- #1675882Hero42 April 12, 2018 at 4:13 pm
For those interested in having input to the Tax Working Group here is the link.
We can also have a discussion here rather than on the Non Political threads.
Cheers#1676290jensMemberMember since: May 3, 2006
Replies: 7560jens April 16, 2018 at 10:31 pm
From a Grey Power point of view standing for the economy to become productive and wealthy enough to keep good universal welfare and the NZ Super entitlement age at 65 sustainable despite the ageing population factor –
my submission to the Tax Working Group recommends not to reduce Govt. taxation revenue, but rather raise it to include components of higher rates of personal and national (retirement) wealth ownership creation than what has been achieved so far.
Grey Power has repeatedly defeated motions on reducing and complicating the collection of GST.
It has also passed motions of raising Govt. revenue by a capital transactions tax, as a possible alternative to the complications of capital gains taxes. At 0.1%, capital transactions tax would raise the cost of a $500,000.- house by only $500.-.
Without increasing savings for reserves, investments and debt repayments, the economic welfare future of our youth and their descendants is not promising at all.
#1676594halcyonMemberMember since: May 4, 2014
- This reply was modified 11 months ago by jens.
Replies: 4830halcyon April 19, 2018 at 1:48 pm
Actually a Transaction tax would be a sound option. Those who transfer the largest sums would incur the greatest charges. And Transaction Tax would be harder to avoid. Under the current taxation options I can withdraw money and pay the person who paints my house cash. Whether she pays tax on that money is over to her. But it is difficult to detect. If the tax is paid on the cash withdrawal then problem solved.
Interesting enough this notion has been around since the time Vernon Cracknel won the Hobson Electorate for Social Credit. Interesting enough, some of the current proposed policies date back to that time and have their roots in Social Credit policy.
Already disturbed, approach with caution.#1676620Hero42 April 19, 2018 at 4:18 pm
The transaction tax is a good idea and works best on banks and financial institutions that move millions of dollars around just to get a small percentage gain on the funds. Because it applies to huge sums of money the tax rate can be low and still gather revenue without impeding the general financial markets.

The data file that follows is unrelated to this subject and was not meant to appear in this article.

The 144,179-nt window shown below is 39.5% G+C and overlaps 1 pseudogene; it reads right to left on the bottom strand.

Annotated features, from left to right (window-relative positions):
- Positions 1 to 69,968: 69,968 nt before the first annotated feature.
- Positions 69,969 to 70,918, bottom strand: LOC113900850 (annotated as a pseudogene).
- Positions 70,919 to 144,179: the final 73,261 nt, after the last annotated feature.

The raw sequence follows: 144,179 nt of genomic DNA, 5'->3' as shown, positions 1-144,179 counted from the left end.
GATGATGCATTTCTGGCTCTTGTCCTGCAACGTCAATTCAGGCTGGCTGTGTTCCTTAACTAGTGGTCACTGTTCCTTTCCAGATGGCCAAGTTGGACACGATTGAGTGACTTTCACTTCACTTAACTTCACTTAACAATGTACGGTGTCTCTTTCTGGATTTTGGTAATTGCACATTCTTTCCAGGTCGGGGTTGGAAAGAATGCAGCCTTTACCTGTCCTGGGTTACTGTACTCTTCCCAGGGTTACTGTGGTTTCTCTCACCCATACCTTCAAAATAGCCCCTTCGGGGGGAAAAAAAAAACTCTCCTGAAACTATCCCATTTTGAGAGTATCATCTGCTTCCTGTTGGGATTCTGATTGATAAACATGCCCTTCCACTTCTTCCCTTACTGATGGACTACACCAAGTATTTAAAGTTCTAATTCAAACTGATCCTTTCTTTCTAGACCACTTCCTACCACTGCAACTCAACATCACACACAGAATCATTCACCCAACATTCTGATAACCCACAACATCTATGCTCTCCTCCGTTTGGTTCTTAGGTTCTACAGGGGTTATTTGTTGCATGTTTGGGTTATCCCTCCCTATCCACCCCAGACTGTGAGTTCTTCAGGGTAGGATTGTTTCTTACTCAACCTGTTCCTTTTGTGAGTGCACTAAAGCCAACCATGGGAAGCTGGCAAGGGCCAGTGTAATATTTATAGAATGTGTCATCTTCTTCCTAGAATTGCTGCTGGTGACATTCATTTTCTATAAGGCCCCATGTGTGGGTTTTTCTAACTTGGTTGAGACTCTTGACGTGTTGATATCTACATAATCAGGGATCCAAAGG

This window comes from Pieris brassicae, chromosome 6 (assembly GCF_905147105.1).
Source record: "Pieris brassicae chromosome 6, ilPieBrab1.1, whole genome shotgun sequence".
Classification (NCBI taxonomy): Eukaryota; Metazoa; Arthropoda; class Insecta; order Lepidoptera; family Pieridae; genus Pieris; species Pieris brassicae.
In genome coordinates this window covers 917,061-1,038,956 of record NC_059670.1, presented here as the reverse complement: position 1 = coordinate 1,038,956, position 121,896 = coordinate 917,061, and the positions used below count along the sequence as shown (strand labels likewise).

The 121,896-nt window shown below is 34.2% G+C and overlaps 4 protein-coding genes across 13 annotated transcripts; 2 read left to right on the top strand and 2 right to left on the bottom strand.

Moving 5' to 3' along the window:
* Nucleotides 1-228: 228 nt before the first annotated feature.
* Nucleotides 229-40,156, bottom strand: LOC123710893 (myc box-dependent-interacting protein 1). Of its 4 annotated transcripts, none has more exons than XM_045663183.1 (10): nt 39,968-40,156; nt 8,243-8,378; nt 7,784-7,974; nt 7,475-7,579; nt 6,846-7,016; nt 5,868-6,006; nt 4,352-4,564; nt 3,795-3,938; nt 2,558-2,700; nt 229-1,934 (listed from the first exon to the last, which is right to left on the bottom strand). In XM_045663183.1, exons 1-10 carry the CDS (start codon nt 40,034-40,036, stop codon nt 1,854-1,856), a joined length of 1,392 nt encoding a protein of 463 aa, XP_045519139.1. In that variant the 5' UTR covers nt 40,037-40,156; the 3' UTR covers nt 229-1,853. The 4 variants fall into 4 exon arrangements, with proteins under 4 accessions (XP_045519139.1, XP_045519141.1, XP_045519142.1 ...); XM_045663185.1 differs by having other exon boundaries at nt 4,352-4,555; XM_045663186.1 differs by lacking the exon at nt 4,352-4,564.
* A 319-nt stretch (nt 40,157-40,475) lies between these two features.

It does deter speculation though.
Cheers 🙂#1676629TedEMemberMember since: May 6, 2006
Replies: 2216TedE April 19, 2018 at 4:45 pm
The turnover of NZ currency to other currencies far exceeds our GDP or our import export transactions. How can this discrepancy be taxed so that those using our currency for speculation at least contribute a little toward it’s maintenance?
There is a certain amount of currency speculation where the currency rates are manipulated by large players so they can force currency values to change to their advantage. This needs to be taxed as well.
Then there is the Banking credit creation which increases their capital situation at no cost or effort to them using the assets of those who borrow from them. This is a great source of revenue for the Banks and should be subject to tax and should be readily identifiable.
TedE - Papakura -#1676638Hero42 April 19, 2018 at 4:55 pm
All good ideas. Let the Tax Working Group know them.
Cheers 🙂#1676826jensMemberMember since: May 3, 2006
Replies: 7560jens April 20, 2018 at 8:24 pm
Yes TedE and Hero42 – but if higher tax rates are only for more consumption and do not include a substantially increased universal national and personal (retirement) wealth ownership creative savings and investment rate, our basic socio-economic inequality of Haves and Have-Nots is not likely to be overcome.
In that case, the possible benefits of higher taxation could even become impoverishing, temporarily joy-making “hullabaloos”.
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